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How Can I Test To See If I Have A 1946 Transitional Nickel?

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Valued Member
United States
77 Posts
 Posted 02/20/2020  10:40 pm  Show Profile   Bookmark this reply Add ShineOn to your friends list Get a Link to this Reply
You have that backwards. Acetone leaves a residue, which is best removed using IPA.

And 99% isopropyl is made for cleaning and/or drying electronic parts. It removes oils and water. It doesn't have random chemicals as the 1% - more often than not, because of the hydrophilic properties of isopropyl alcohol, the bulk if not 100% of the 1% is water.

It is far more likely that any residue you might see from iso is either from materials dissolved from the surface of what it was applied to, or from whatever was used to apply it.

Furthermore, 99% Isopropyl alcohol is completely neutral PH 7. No corrosive properties, either acidic or alkalinic.
Edited by ShineOn
02/20/2020 10:42 pm
Valued Member
United States
77 Posts
 Posted 02/22/2020  3:59 pm  Show Profile   Bookmark this reply Add ShineOn to your friends list Get a Link to this Reply
I have been attempting to refine my SG measurements (wt in air, wt in water) and the results are all over the place. It seems more often than not the War Nickels are under 9, often under the 8.92 of cu/ni nickels.

I changed my rig to use a bent paper clip to rest the coin on to get its wt in water, first zeroing the scale with the empty paper clip thang, then lowering the coin on the paper clip into the water at the same depth as the paper clip was when zeroed. I felt the dental floss net thing was drawing water up into itself (capillary action) skewing the results.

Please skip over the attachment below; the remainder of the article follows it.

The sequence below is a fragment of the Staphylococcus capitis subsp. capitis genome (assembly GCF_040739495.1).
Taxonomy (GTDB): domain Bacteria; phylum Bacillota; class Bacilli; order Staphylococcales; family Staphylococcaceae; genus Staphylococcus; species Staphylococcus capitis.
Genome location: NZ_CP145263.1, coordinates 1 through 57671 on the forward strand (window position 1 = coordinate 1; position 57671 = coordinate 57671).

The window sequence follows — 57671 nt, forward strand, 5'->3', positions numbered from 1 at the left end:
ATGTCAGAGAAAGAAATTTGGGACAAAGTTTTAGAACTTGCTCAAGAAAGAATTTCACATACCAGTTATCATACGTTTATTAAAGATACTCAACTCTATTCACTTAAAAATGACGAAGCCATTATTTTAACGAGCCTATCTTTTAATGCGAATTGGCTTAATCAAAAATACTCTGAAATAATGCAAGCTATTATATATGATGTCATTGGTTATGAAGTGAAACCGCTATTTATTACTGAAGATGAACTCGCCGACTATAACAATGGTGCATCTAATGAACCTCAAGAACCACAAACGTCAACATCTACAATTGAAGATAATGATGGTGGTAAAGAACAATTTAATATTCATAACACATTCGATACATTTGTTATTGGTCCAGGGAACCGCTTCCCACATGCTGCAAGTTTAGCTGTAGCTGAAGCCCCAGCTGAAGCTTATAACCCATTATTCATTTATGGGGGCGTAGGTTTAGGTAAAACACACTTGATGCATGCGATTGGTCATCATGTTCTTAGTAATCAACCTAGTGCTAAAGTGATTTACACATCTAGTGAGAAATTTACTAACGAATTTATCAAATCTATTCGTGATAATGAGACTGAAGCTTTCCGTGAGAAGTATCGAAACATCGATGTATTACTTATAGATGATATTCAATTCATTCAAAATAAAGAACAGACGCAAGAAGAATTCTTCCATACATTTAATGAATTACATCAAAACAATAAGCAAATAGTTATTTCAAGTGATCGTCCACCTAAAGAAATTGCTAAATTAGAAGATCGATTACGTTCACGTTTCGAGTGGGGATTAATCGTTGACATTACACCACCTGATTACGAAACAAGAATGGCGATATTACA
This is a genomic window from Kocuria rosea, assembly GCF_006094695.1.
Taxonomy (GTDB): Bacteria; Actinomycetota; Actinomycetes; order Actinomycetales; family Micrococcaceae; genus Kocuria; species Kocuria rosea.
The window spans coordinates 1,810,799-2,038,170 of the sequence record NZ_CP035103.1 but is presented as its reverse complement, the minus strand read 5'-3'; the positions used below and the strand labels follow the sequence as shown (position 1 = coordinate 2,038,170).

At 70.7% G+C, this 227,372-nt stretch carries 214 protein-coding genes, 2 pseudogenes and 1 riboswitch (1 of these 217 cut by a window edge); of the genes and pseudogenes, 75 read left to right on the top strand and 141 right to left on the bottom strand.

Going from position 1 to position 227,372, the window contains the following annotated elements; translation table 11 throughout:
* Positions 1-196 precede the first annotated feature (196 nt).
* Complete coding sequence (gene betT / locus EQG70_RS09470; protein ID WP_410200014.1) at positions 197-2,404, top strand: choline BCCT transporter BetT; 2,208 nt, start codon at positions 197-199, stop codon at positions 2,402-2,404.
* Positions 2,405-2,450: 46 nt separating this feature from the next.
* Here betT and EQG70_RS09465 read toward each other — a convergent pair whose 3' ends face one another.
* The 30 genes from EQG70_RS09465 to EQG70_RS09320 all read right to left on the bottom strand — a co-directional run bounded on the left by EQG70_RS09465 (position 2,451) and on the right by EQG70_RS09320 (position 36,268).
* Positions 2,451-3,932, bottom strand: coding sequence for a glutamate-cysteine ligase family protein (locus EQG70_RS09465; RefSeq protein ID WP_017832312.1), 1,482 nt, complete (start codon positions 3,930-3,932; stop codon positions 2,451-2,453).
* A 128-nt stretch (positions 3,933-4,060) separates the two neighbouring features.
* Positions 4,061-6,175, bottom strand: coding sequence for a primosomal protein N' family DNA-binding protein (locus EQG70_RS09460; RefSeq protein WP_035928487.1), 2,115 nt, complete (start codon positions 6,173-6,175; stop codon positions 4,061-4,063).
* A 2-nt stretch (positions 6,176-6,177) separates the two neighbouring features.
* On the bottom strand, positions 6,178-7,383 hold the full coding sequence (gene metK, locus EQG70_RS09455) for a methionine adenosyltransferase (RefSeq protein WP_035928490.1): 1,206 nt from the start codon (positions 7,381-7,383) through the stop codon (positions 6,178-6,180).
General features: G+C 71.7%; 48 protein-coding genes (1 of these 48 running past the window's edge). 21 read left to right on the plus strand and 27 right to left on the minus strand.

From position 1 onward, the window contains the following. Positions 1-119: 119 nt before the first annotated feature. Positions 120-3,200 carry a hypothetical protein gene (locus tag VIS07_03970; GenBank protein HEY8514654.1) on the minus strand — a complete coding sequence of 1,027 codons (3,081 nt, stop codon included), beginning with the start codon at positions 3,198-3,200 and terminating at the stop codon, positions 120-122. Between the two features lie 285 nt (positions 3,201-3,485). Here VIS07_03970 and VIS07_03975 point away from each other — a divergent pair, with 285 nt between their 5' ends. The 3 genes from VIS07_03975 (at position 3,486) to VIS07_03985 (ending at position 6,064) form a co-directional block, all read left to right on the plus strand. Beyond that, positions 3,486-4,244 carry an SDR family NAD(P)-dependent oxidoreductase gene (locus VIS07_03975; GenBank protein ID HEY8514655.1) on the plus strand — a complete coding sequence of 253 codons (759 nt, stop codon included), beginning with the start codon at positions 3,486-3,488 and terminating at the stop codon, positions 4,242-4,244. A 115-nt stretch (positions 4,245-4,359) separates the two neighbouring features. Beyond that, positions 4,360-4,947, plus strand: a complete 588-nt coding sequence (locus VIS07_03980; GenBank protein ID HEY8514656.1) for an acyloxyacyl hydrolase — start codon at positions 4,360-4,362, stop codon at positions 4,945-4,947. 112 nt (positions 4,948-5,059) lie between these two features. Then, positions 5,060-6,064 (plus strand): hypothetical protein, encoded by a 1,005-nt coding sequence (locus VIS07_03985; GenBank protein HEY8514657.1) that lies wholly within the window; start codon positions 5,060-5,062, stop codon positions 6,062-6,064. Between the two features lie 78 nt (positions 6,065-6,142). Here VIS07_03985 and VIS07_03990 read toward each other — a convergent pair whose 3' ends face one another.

The closest I have gotten using the revised method is with a 1985D nickel. Using the redesigned rig I get a SG of 8.950089, a tad high.

All the wartime nickels I have tested so far have been low. The closest to 9.25 SG is a 1945 D warnick at 9.01989...
Valued Member
United States
77 Posts
 Posted 02/23/2020  5:12 pm  Show Profile   Bookmark this reply Add ShineOn to your friends list Get a Link to this Reply
Testing my SG methodology, using a silver quarter and a 95% copper penny:

Silver quarter: dry weight=6.082g wt in water=0.594 SG= 10.23906
Copper penny: dry weight=3.101g Wt in water=0.348 SG= 8.85387

Both are within 1% of their respective standard. I tested with a few more of each and was within 1% of standard each time.

Exact same methodology gives SG of wartime nickels (I tested all I have) mostly at less than 9.0 and frequently less than the 8.92 standard for non-wartime nickels.

The non-wartime nickels I tested as a control, test out between 8.89 and 8.93 or within 1% of the standard 8.92.

None of the wartime silver nickels are giving SG within 1% of the 9.25 I'm told should be the standard SG of a wartime nickel.

My methodology has proven reasonably accurate. What's wrong with this picture?

Specific Gravity is proving to be inconclusive.
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 Posted 02/23/2020  6:11 pm  Show Profile   Bookmark this reply Add macmercury to your friends list Get a Link to this Reply
I know this may not be accurate, how about a drop test? A few inches above on a hard surface. It should have the same tone as the regular silver War Nickel, if it is the same metal alloy.

I did try it on the coins pictured, its not like a mint state coin that I would be worry about effecting the grade and value.

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Valued Member
United States
77 Posts
 Posted 02/24/2020  8:39 pm  Show Profile   Bookmark this reply Add ShineOn to your friends list Get a Link to this Reply
Were there any known annealing errors in 1946 nickels? It does kind-of look similar to later Jefferson nickels struck on planchets with annealing errors.

I don't think it's from post-mint heating or living through a fire... but what do I know?
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